Paid Leave Should Value All Care and All Families

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Paid Leave Should Value All Care and All Families

"For being a first world country, we are dead last when it comes to paid leave," writes Halber. "We need to get with the rest of the world." (Photo courtesy of Ellen Bravo)

I worked in the service industry for many years. Five years ago when my son was born, I had a C-section and was allowed 6 weeks to heal. The time was unpaid. I had some complications but work put a lot of pressure on me. They told me they really needed me back after 5 weeks and could only guarantee me I would have a job, but not necessarily a shift. I needed the pay and went back even though I wasn't yet healed and missed the bonding time both my son and I needed from breast feeding. When my son was 4 months old, I woke up with a fever so high I had blisters on my face. I was rushed to the hospital, where I was told I had a blood infection that would have killed me had I not come in. My doctors said I had put too much stress on my body.

Now I'm part owner of a construction company. I want my employees to be able to bond with their families, take care of themselves or a sick loved one. I believe the family bond is stronger than anything we're doing work wise. Time with family at these crucial times not only helps the family, but also the community.

For being a first world country, we are dead last when it comes to paid leave. We need to get with the rest of the world. We need a plan like the one they’re working on (pdf) in my home state of Oregon, that pools small contributions from employees and employers and creates a fund where low-wage workers can earn up to 90 percent of their wages for 18 weeks to care for a new baby, 12 weeks to care for themselves or a family member who is sick. The proposl allows for inclusion – anyone a person might consider family. It would pertain to all workers regardless of their occupation or their level of income.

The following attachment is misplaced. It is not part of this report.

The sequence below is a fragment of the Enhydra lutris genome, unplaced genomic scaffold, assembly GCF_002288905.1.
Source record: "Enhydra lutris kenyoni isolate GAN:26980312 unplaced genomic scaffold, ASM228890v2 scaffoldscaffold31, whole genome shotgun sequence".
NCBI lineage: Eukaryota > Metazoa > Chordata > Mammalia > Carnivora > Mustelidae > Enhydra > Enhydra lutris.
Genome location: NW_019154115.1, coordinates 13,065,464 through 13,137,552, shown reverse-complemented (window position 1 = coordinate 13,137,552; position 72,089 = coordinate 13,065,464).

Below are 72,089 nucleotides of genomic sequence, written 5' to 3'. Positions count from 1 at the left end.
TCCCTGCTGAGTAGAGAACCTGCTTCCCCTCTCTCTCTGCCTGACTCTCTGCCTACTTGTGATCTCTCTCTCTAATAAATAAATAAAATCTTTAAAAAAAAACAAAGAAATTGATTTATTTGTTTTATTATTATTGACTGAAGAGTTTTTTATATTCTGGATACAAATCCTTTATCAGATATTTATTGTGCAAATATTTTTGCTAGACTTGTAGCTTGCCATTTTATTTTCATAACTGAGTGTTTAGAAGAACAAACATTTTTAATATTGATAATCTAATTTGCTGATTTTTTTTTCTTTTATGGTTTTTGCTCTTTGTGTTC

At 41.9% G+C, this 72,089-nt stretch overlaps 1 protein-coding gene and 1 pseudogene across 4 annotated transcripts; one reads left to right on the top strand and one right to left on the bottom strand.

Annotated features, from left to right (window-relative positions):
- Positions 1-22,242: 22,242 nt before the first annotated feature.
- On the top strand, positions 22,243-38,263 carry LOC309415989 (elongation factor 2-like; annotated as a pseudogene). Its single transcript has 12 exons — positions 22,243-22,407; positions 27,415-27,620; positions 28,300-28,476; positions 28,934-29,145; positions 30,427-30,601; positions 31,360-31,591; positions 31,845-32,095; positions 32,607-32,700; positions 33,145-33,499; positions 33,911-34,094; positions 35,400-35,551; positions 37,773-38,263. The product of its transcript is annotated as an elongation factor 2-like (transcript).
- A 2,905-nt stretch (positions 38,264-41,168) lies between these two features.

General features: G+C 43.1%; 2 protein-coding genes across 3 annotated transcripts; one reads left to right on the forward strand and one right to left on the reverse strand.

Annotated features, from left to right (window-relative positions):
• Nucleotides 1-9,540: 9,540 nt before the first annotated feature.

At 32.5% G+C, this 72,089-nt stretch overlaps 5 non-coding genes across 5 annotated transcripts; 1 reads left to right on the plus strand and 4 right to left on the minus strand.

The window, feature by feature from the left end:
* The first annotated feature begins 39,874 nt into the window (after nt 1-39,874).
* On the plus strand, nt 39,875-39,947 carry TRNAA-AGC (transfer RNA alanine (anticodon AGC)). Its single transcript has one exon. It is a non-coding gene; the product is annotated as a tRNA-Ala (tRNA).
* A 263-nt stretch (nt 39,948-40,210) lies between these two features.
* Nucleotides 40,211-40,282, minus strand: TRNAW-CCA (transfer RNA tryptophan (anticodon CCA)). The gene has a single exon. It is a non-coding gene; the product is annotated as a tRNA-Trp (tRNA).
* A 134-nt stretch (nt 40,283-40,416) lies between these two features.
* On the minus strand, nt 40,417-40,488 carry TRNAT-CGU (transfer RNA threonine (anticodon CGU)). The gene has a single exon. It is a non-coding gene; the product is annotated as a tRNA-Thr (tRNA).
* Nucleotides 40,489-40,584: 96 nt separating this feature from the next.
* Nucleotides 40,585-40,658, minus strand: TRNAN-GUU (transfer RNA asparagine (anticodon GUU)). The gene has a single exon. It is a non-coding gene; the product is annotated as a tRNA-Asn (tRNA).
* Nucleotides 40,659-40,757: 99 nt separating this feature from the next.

The Trump plan, on the other hand, is unworkable and leaves out the very people who most need leave. It requires state unemployment plans to come up with a way to pay. That could increase the price of unemployment insurance for small businesses and with no firm funding source, there's no guarantee there will be money left to pay people whose employers paid into the program.

I think that would hurt small business. Right now 31 percent of new small businesses are started by women, 27 percent by minorities. We're the ones who hire women and minorities. We try to ensure our employees can have a good life. That's the heart of America, what makes America great. Trump's plan would rob Peter to pay Paul and leaves the middle class make up for it.

Under the current unemployment system, not everyone qualifies – so a lot of people will be left out. The amount most people get from unemployment wouldn't be enough. And it's only for parents of a new child and only six weeks. I know from personal experience that six weeks is not enough time to heal and recover from an illness. People need the security and knowledge to know they'll have enough time to heal from an illness without rushing back to work in fear of losing their livelihood.

More than 75 percent of those who take family leave take it for personal illness or to care for a family member – they won’t be covered under this plan. We send the message that we don't value people's health and we don't value family. That's not what America is all about.

The social insurance pool model is what we need. It helps level the playing field with big corporations. It's a way small businesses can invest in their employees. It's such a small amount, and such a big benefit.

Amber Halbert

Amber Halbert is part owner of a construction company in Eugene, Oregon and a member of Main Street Alliance, a national network of small business owners.

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